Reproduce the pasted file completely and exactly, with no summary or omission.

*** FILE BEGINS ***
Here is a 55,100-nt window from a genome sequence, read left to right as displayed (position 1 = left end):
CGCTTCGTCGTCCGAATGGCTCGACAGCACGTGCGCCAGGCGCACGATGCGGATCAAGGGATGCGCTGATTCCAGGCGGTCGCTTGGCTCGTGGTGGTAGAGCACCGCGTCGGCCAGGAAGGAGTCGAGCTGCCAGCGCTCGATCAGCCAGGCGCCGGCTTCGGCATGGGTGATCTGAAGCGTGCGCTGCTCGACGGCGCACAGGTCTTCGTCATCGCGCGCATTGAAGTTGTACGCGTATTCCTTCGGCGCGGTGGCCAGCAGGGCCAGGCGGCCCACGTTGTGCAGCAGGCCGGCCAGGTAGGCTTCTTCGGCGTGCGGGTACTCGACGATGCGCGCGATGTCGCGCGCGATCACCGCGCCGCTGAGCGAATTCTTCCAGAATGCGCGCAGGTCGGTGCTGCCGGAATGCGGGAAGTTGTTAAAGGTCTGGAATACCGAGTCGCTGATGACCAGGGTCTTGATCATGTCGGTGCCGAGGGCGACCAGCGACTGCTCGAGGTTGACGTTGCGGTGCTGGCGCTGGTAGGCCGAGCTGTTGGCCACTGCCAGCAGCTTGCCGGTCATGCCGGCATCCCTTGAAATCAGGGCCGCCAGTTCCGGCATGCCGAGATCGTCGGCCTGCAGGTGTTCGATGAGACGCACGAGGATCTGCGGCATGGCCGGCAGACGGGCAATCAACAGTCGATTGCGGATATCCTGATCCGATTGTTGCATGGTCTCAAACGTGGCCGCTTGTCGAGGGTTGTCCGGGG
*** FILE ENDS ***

Here is a 55,100-nt window from a genome sequence, read left to right as displayed (position 1 = left end):
CGCTTCGTCGTCCGAATGGCTCGACAGCACGTGCGCCAGGCGCACGATGCGGATCAAGGGATGCGCTGATTCCAGGCGGTCGCTTGGCTCGTGGTGGTAGAGCACCGCGTCGGCCAGGAAGGAGTCGAGCTGCCAGCGCTCGATCAGCCAGGCGCCGGCTTCGGCATGGGTGATCTGAAGCGTGCGCTGCTCGACGGCGCACAGGTCTTCGTCATCGCGCGCATTGAAGTTGTACGCGTATTCCTTCGGCGCGGTGGCCAGCAGGGCCAGGCGGCCCACGTTGTGCAGCAGGCCGGCCAGGTAGGCTTCTTCGGCGTGCGGGTACTCGACGATGCGCGCGATGTCGCGCGCGATCACCGCGCCGCTGAGCGAATTCTTCCAGAATGCGCGCAGGTCGGTGCTGCCGGAATGCGGGAAGTTGTTAAAGGTCTGGAATACCGAGTCGCTGATGACCAGGGTCTTGATCATGTCGGTGCCGAGGGCGACCAGCGACTGCTCGAGGTTGACGTTGCGGTGCTGGCGCTGGTAGGCCGAGCTGTTGGCCACTGCCAGCAGCTTGCCGGTCATGCCGGCATCCCTTGAAATCAGGGCCGCCAGTTCCGGCATGCCGAGATCGTCGGCCTGCAGGTGTTCGATGAGACGCACGAGGATCTGCGGCATGGCCGGCAGACGGGCAATCAACAGTCGATTGCGGATATCCTGATCCGATTGTTGCATGGTCTCAAACGTGGCCGCTTGTCGAGGGTTGTCCGGGG